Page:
The top ten British seaside towns FEATURE
Feature article by BritEvents.
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Britain has a wealth of seaside towns that are ideal destinations for a day trip or a short holiday. But with so many towns offering stunning beaches, historical attractions and a variety of nightlife activities, it can be difficult to decide which of them to visit. To help you decide, here are ten of the best.
It's a long-term favourite of UK travellers because of its warm microclimate and miles of sandy beaches. With a huge variety of shops, restaurants, bars and clubs, there's plenty to keep you occupied. As well as award-winning gardens, there are also many tours that embrace the stunning coastline scenery. There's something here for all the family. If you're new to watersports, you could even take surfing lessons.
It continues to be one of the most popular seaside resorts in Britain, and it's easy to see why. Less than an hour from London by train, Brighton is crammed with things to do. Apart from the excitement of the nightlife, with plenty of clubs, bars and restaurants, it's also perfect for all the family. In the daytime, take a trip to its famous Royal Pavilion, a must-see attraction. Built for the Prince Regent, later King George IV, it's one of the most extravagant palaces you are likely to see in Britain.
Another terrific beach destination with an array of golden, sandy beaches close to the town centre. Every summer the beaches, watersports and beautiful scenery draw the crowds to Newquay, making it one of the most popular coastal destinations in Britain. With the Blue Reef Aquarium, Holywell Bay Fun Park and Newquay Zoo all in the area, it's a fantastic seaside resort for children and adults.
There's nowhere quite like Blackpool! Still one of the most visited family holiday destinations in Britain, Blackpool has lots of fun activities for the whole family. Take the tram along the promenade past the multitude of shops, restaurants and amusement arcades. Blackpool Tower and Ballroom are now iconic British attractions and should not be missed during your stay. And if you're a fan of amusement parks, you must visit the famous Blackpool Pleasure Beach, the most visited theme park in Britain.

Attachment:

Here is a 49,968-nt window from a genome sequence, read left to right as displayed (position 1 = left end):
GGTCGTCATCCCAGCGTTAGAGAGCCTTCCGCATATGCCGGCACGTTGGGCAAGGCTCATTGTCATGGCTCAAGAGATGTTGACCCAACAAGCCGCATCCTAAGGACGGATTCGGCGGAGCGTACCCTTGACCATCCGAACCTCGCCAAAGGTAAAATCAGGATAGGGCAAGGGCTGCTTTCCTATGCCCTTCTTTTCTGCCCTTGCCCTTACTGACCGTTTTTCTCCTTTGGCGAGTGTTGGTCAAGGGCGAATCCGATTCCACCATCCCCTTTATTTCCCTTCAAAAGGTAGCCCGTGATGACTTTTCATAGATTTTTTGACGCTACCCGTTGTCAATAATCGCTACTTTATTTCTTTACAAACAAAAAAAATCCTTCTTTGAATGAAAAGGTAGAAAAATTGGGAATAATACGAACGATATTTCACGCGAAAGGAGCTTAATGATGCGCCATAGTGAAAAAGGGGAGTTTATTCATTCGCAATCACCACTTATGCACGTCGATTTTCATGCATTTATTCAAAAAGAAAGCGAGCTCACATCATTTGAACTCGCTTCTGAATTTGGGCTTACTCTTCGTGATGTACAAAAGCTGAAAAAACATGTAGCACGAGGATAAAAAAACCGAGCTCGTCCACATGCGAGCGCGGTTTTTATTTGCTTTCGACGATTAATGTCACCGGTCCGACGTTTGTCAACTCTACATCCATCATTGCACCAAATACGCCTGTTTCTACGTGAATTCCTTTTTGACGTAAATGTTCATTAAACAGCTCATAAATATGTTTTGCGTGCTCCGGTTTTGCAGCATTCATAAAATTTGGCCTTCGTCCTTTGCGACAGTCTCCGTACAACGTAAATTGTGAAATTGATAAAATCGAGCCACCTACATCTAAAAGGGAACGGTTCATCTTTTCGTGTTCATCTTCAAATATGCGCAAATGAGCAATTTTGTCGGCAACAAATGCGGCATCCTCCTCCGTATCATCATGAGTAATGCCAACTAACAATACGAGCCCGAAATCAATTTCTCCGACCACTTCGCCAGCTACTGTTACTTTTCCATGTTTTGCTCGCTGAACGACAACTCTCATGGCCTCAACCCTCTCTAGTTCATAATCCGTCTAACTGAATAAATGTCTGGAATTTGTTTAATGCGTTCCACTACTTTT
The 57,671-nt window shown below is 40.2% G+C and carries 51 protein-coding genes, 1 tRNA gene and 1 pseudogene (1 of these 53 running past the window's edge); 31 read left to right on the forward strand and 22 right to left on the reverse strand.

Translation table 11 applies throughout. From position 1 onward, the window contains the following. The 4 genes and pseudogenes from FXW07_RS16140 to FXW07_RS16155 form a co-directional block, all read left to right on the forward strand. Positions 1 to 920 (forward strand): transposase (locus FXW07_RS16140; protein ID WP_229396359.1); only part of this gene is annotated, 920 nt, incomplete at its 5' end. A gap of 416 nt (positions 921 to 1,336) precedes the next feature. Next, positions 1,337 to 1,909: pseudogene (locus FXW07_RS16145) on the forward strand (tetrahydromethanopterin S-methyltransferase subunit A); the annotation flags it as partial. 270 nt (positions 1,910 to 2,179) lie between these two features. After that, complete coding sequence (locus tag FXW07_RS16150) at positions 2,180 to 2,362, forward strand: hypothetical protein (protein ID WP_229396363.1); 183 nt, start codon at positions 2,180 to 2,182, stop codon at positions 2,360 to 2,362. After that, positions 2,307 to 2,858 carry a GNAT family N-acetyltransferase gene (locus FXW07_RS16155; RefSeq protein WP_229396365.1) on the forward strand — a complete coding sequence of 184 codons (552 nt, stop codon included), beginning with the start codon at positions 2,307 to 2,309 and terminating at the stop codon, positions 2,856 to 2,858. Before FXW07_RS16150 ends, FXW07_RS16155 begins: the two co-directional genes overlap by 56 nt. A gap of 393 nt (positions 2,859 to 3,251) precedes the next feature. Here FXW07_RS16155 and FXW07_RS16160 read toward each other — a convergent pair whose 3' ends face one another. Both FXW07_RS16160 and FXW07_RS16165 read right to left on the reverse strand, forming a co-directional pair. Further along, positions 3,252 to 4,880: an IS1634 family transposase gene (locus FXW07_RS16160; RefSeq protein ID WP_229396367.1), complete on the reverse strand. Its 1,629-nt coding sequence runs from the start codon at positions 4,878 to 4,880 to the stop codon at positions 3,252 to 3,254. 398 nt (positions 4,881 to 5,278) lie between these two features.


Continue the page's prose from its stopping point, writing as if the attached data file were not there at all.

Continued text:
If you prefer a quieter holiday destination, St. Ives in Cornwall is more of a traditional seaside town with pretty sea views that have inspired generations of artists. The sheltered coves and sandy beaches attract sun-worshippers and swimmers, and surfers congregate to ride the waves. Opened in 1993, the Tate St. Ives art gallery is the place to go for art-lovers, boasting an impressive collection of classic and contemporary art from around the world.
It's easy to see why people love Whitby, with its maze of alleyways and narrow streets running down to the quayside. This North Yorkshire town has been a port for more than a thousand years. Captain James Cook even learned his seafaring skills here. It was also the inspiration for Bram Stoker's Dracula, with the dramatic Whitby Abbey looming above the town. The Whitby Gothic weekend is now one of the most popular Gothic events in the world.
With a delightful harbour, sandy beach and attractions throughout the year, Weymouth remains one of Britain's most loved seaside towns. King George III was so impressed, he bought Gloucester lodge on the seafront for his holiday home. Events throughout the year include the International Beach Kite Festival, Carnival Day, volleyball and sailing championships, and motorcycle rallies. Situated on the Jurassic Coast - a UNESCO World Heritage Site - Weymouth is perfect for long walks along the stunning coastline.
For a British family vacation, Great Yarmouth could be the ideal choice. There is so much to see and do, with a huge choice of places to eat, drink and shop. There are miles of sandy beaches for those seeking a traditional English beach experience, but there are also plenty of secluded areas, if that's more your style. With theme parks, museums, theatres, casinos and racing tracks, there are attractions to suit all tastes.
This lively Scottish university town is famous for its golf courses, but there's plenty here for all the family. St. Andrews Botanic Gardens are internationally acclaimed and have been called a 'hidden gem' of Scotland. With a gorgeous beach, quaint little shops and tearooms, and historical sites, it's a perfect retreat from the bustle of city life.
Fast becoming known as the cultural centre of Cornwall, Penzance is the ideal place for a relaxing break by the sea. With a quaint harbour, stunning beaches, historic architecture, art galleries, and many shops, restaurants and bars, many view the town as the perfect English seaside retreat. There's enough to savour in Penzance alone, but it would also be a great base from which to explore the rest of Cornwall.
With so many undiscovered treasures within our own shores, there seems little reason to travel abroad, especially when the weather is good. Everyone has a favourite British seaside town. Which one is yours?